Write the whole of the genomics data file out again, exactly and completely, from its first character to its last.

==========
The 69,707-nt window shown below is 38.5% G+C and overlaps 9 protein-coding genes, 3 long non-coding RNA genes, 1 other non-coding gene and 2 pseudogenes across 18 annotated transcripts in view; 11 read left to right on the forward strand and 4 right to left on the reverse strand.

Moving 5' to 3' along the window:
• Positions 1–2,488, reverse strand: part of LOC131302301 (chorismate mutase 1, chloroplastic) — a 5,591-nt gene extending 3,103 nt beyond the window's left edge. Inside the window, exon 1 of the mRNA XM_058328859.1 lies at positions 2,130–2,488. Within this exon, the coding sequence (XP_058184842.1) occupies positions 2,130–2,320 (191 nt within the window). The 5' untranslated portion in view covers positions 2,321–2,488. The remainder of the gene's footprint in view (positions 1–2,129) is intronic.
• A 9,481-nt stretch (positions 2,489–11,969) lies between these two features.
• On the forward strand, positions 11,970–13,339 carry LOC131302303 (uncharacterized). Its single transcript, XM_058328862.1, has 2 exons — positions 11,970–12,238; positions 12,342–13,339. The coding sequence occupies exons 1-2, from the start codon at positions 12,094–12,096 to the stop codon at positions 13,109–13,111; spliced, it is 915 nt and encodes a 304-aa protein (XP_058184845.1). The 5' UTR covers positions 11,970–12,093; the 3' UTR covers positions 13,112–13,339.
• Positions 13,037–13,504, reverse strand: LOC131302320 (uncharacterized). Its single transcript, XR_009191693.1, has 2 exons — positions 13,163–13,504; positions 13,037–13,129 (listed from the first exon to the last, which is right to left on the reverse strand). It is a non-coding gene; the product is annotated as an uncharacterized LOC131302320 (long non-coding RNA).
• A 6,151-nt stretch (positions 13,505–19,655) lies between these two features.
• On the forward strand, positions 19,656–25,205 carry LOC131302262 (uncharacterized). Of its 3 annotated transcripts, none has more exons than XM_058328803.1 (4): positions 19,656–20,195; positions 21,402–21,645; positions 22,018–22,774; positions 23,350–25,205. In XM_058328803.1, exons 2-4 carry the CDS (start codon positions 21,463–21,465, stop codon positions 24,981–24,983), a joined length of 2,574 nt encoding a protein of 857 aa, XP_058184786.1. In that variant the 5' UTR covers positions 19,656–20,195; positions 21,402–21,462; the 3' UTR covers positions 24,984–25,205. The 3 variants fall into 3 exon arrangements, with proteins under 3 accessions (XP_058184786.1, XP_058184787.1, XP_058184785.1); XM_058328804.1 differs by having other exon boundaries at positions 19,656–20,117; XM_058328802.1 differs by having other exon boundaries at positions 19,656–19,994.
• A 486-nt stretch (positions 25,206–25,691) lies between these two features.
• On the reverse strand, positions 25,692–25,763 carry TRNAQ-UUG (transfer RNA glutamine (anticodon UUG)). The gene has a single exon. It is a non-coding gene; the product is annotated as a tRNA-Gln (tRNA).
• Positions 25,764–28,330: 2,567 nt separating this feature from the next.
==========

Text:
The 69,707-nt window shown below is 38.5% G+C and overlaps 9 protein-coding genes, 3 long non-coding RNA genes, 1 other non-coding gene and 2 pseudogenes across 18 annotated transcripts in view; 11 read left to right on the forward strand and 4 right to left on the reverse strand.

Moving 5' to 3' along the window:
• Positions 1–2,488, reverse strand: part of LOC131302301 (chorismate mutase 1, chloroplastic) — a 5,591-nt gene extending 3,103 nt beyond the window's left edge. Inside the window, exon 1 of the mRNA XM_058328859.1 lies at positions 2,130–2,488. Within this exon, the coding sequence (XP_058184842.1) occupies positions 2,130–2,320 (191 nt within the window). The 5' untranslated portion in view covers positions 2,321–2,488. The remainder of the gene's footprint in view (positions 1–2,129) is intronic.
• A 9,481-nt stretch (positions 2,489–11,969) lies between these two features.
• On the forward strand, positions 11,970–13,339 carry LOC131302303 (uncharacterized). Its single transcript, XM_058328862.1, has 2 exons — positions 11,970–12,238; positions 12,342–13,339. The coding sequence occupies exons 1-2, from the start codon at positions 12,094–12,096 to the stop codon at positions 13,109–13,111; spliced, it is 915 nt and encodes a 304-aa protein (XP_058184845.1). The 5' UTR covers positions 11,970–12,093; the 3' UTR covers positions 13,112–13,339.
• Positions 13,037–13,504, reverse strand: LOC131302320 (uncharacterized). Its single transcript, XR_009191693.1, has 2 exons — positions 13,163–13,504; positions 13,037–13,129 (listed from the first exon to the last, which is right to left on the reverse strand). It is a non-coding gene; the product is annotated as an uncharacterized LOC131302320 (long non-coding RNA).
• A 6,151-nt stretch (positions 13,505–19,655) lies between these two features.
• On the forward strand, positions 19,656–25,205 carry LOC131302262 (uncharacterized). Of its 3 annotated transcripts, none has more exons than XM_058328803.1 (4): positions 19,656–20,195; positions 21,402–21,645; positions 22,018–22,774; positions 23,350–25,205. In XM_058328803.1, exons 2-4 carry the CDS (start codon positions 21,463–21,465, stop codon positions 24,981–24,983), a joined length of 2,574 nt encoding a protein of 857 aa, XP_058184786.1. In that variant the 5' UTR covers positions 19,656–20,195; positions 21,402–21,462; the 3' UTR covers positions 24,984–25,205. The 3 variants fall into 3 exon arrangements, with proteins under 3 accessions (XP_058184786.1, XP_058184787.1, XP_058184785.1); XM_058328804.1 differs by having other exon boundaries at positions 19,656–20,117; XM_058328802.1 differs by having other exon boundaries at positions 19,656–19,994.
• A 486-nt stretch (positions 25,206–25,691) lies between these two features.
• On the reverse strand, positions 25,692–25,763 carry TRNAQ-UUG (transfer RNA glutamine (anticodon UUG)). The gene has a single exon. It is a non-coding gene; the product is annotated as a tRNA-Gln (tRNA).
• Positions 25,764–28,330: 2,567 nt separating this feature from the next.